Damariscotta Baptist Church
Tuesday, September 18, 2018
Growing personal relationships with God and community

07/17/16 Sermon - Preaching Isn't Easy

“Preaching Isn’t Easy”

Acts 13:14-52

 

We continue to read through the Book of Acts. Which, as a reminder, the actual title of the Book is “The Acts of the Apostles” and is the second volume of a book entitled, “History of Christian Origins”, which has been commonly known as “The Gospel According to Luke”. We are currently in the 13th chapter of the book and this is where we begin to see the missionary acts of the apostles. Paul and Barnabas on their first missionary journey. I would like you to take a look at the diagram on the back of your bulletin of the outline of the Book of Acts. Chapter 13 can be located in green approximately in the middle of the outline, around 47 AD, just before the Jerusalem Council met regarding the Gentiles. For the past twelve years, Paul had been in seclusion. He and Barnabas have been commissioned by the Christian church in Antioch, to go share the gospel message. They take John Mark with them and went to the island of Cyprus where Barnabas and John Mark were originally from.

Today we read about the second leg of their journey.

John Mark has gone back to Jerusalem and Paul and Barnabas have traveled across the Mediterranean to Perga, where there is no record of them preaching or sharing the gospel, instead they traveled directly to Pisidian, Antioch. Will there, like faithful Jews, when the Sabbath arrived they found the nearest synagogue and sat down.

Interestingly enough, the leaders at this synagogue ask Paul and Barnabas if they have anything they would like to share with the group. This is a first! Must have been a “God thing”.

Notice who Paul stated he addressed, “fellow Israelites and you Gentiles who worship God.” At this point in the history of the Christian church, if you were a Gentile, and you believed in Jesus Christ as the Savior for both Jews and Gentiles, you would have gone to the Jewish synagogue to worship. In 48AD there weren’t any protestant churches in town. The division of Jewish believers and Christian believers came about after the Council of Jerusalem in 50AD and the Destruction of Jerusalem Temple in 70AD. As Paul and Barnabas sat they would have been surrounded by both Jews and Gentiles. What an opportunity!

Paul had a captive audience who were already primed to hear a message from God, because they all came to the synagogue to hear an exhortation of some sort. Paul did not hesitate, but seized the moment. His exhortation began with the history of the Israel nation, back in Egypt. You may remember? The Moses thing? When God heard the cries of His people and caused them to prosper while enslaved in Egypt. He then led them safely out of that country and sustained them for forty years as they wandered in the wilderness or desert. Eventually they conquered seven nations in Canaan, and gained the land as an inheritance for their people. All of this took about 450 years.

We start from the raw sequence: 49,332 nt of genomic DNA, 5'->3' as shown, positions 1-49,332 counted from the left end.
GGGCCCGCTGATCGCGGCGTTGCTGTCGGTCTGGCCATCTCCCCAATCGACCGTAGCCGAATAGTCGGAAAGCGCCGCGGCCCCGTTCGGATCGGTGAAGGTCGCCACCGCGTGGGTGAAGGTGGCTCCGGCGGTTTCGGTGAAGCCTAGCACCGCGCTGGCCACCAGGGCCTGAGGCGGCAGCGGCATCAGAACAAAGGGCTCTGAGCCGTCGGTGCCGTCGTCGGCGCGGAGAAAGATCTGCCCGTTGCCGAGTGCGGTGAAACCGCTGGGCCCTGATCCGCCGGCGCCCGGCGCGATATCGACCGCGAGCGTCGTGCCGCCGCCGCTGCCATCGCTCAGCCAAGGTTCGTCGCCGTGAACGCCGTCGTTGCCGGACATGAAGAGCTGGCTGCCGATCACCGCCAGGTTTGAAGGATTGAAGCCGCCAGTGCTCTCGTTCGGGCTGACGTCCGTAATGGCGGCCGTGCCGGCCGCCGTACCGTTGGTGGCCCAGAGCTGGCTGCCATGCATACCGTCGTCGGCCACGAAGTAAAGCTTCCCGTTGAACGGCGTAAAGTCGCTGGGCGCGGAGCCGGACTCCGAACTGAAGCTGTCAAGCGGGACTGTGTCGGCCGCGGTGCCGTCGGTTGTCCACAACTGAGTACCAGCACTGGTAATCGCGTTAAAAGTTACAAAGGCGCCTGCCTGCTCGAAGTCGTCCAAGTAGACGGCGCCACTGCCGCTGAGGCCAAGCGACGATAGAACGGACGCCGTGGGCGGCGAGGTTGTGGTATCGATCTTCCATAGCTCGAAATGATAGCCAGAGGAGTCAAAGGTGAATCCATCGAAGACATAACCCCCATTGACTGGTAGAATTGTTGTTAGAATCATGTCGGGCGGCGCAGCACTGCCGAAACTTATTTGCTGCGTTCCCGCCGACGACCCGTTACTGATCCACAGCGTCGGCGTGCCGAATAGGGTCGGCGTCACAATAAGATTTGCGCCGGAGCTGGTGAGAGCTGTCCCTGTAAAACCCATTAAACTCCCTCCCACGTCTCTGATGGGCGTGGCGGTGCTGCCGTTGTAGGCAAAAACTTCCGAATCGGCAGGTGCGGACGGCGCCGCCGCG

Paul continued to summarize what happened to the Jewish nation and reminded them that God gave them judges until the time of Samuel, and when the people asked for a king, so they could be like all the other nations around them, God gave them Saul, son of Kish, of the tribe of Benjamin, who ruled for forty years. Saul messed up and David became their king. God testified concerning David that He found David, son of Jesse, to be a man after His own heart.

From David, Paul skipped directly to what we know as the New Testament. Paul reminded the listeners that God had promised Israel a Savior, and that he would come from the descendants of David. God also promised to send a messenger to come before this Savior which would have been John the Baptist. Paul reminded them that the rulers and the people of Jerusalem did not recognize Jesus. Paul should know, he was one of them. Yet, without realizing it, those leaders fulfilled the words of the prophets. Paul, after meeting Jesus face to face, admited that God raised Jesus from the dead, and that Jesus walked around with others in his resurrected body, from Galilee to Jerusalem. And those people He walked with, were now his witnesses to the Jewish and Gentile people.

Then Paul proclaimed the Good News, Jesus was the answer to what God had promised their ancestors in the book of Psalms. Jesus was indeed their Messiah, they had been waiting for. The best part of the message of the Messiah was that the resurrection was also available for anyone who believed.

The plan of salvation for God’s children was the ultimate forgiveness of sins. Paul clearly stated that through Jesus, everyone who believed was set free from every sin. Something that was impossible for humans to obtain under the Law of Moses.

Whatever Paul had said, it at least managed to get those listening to think, because as they were leaving the synagogue they were invited to return and share more on the next Sabbath. In the meantime, Paul and Barnabas were able to encourage many of the Jews and Gentile converts to Judaism, to continue walking in the grace of God.

By the next week, word had spread about what Paul had said, and the synagogue was packed with almost the whole city gathered to hear what he had to say. Oops! The Jewish leaders got jealous, they had never attracted such a large crowd. Their second attempt to speak God’s message was quickly thwarted as the Jewish leaders began to contradict what Paul had to say and speak out against him.

How ironic! Paul had been asked by them to come and share. Now he and Barnabas were being rebuked and abused. However, Paul and Barnabas had been good Old Testament students and answered boldly. They recognized that God had said to bring the salvation message to the Jews first and knowing they would reject it, they were to next share it with the Gentiles. Well you can imagine how each group felt. The Gentiles were excited!

They were not to be left out, they felt glad they had been appointed for eternal life.  The Jewish leaders on the other hand were outraged. They went directly to the God-fearing women of high standing and the leading men of the city and incited them to create lies and spread rumors about Paul and Barnabas. So much so, that Paul and Barnabas were expelled from the region. Not before the Word of the Lord had spread throughout the whole region.